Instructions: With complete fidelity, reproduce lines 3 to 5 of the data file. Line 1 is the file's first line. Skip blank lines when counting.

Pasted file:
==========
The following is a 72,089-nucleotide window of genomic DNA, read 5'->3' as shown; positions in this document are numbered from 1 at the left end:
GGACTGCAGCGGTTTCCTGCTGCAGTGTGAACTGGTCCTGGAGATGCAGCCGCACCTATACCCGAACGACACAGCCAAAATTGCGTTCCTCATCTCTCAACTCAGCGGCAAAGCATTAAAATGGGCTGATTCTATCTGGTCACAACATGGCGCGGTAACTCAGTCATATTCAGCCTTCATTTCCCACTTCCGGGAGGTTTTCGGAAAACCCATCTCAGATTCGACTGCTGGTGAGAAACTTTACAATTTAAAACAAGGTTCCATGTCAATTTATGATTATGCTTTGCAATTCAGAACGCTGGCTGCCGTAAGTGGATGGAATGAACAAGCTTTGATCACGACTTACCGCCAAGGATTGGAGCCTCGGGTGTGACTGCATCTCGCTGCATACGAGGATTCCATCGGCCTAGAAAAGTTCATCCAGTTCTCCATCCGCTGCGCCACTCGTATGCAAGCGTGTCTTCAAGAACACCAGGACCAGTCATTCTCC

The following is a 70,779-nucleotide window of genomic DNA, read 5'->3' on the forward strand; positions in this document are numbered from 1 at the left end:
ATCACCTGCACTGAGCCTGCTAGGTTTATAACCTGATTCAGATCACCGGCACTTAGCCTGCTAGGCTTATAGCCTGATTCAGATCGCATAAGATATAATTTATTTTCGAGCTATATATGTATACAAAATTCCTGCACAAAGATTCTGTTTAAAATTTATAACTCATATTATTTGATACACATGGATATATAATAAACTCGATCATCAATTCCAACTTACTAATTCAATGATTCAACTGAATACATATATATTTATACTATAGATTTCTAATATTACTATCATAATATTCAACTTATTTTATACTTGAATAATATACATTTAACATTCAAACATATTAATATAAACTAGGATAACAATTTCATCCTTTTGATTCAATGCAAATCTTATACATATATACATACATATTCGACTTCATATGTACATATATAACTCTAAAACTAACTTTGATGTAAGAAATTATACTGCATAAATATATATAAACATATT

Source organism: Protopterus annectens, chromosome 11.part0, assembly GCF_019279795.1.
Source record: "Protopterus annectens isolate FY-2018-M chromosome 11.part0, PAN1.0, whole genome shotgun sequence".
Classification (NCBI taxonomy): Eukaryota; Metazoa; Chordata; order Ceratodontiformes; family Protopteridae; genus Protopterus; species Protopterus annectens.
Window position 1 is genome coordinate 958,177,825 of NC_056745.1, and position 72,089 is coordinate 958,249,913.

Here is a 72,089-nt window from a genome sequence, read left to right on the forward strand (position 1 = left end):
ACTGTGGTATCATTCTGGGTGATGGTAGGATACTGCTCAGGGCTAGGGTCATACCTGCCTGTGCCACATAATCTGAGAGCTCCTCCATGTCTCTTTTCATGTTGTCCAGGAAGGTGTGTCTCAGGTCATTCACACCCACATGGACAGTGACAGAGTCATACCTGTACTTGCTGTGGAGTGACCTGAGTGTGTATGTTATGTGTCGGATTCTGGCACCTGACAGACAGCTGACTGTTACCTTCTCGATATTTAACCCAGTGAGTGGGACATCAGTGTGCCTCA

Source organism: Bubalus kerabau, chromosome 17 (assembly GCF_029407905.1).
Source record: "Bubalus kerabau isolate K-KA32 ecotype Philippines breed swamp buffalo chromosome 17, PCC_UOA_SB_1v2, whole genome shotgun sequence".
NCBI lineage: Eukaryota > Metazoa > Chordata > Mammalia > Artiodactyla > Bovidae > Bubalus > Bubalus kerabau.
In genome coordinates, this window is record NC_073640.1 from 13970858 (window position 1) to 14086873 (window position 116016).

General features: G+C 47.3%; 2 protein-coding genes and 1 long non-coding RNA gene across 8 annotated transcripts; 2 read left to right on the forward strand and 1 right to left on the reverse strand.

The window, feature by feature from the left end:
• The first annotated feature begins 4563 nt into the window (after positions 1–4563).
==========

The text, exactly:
The following is a 70,779-nucleotide window of genomic DNA, read 5'->3' on the forward strand; positions in this document are numbered from 1 at the left end:
ATCACCTGCACTGAGCCTGCTAGGTTTATAACCTGATTCAGATCACCGGCACTTAGCCTGCTAGGCTTATAGCCTGATTCAGATCGCATAAGATATAATTTATTTTCGAGCTATATATGTATACAAAATTCCTGCACAAAGATTCTGTTTAAAATTTATAACTCATATTATTTGATACACATGGATATATAATAAACTCGATCATCAATTCCAACTTACTAATTCAATGATTCAACTGAATACATATATATTTATACTATAGATTTCTAATATTACTATCATAATATTCAACTTATTTTATACTTGAATAATATACATTTAACATTCAAACATATTAATATAAACTAGGATAACAATTTCATCCTTTTGATTCAATGCAAATCTTATACATATATACATACATATTCGACTTCATATGTACATATATAACTCTAAAACTAACTTTGATGTAAGAAATTATACTGCATAAATATATATAAACATATT

Source organism: Protopterus annectens, chromosome 11.part0, assembly GCF_019279795.1.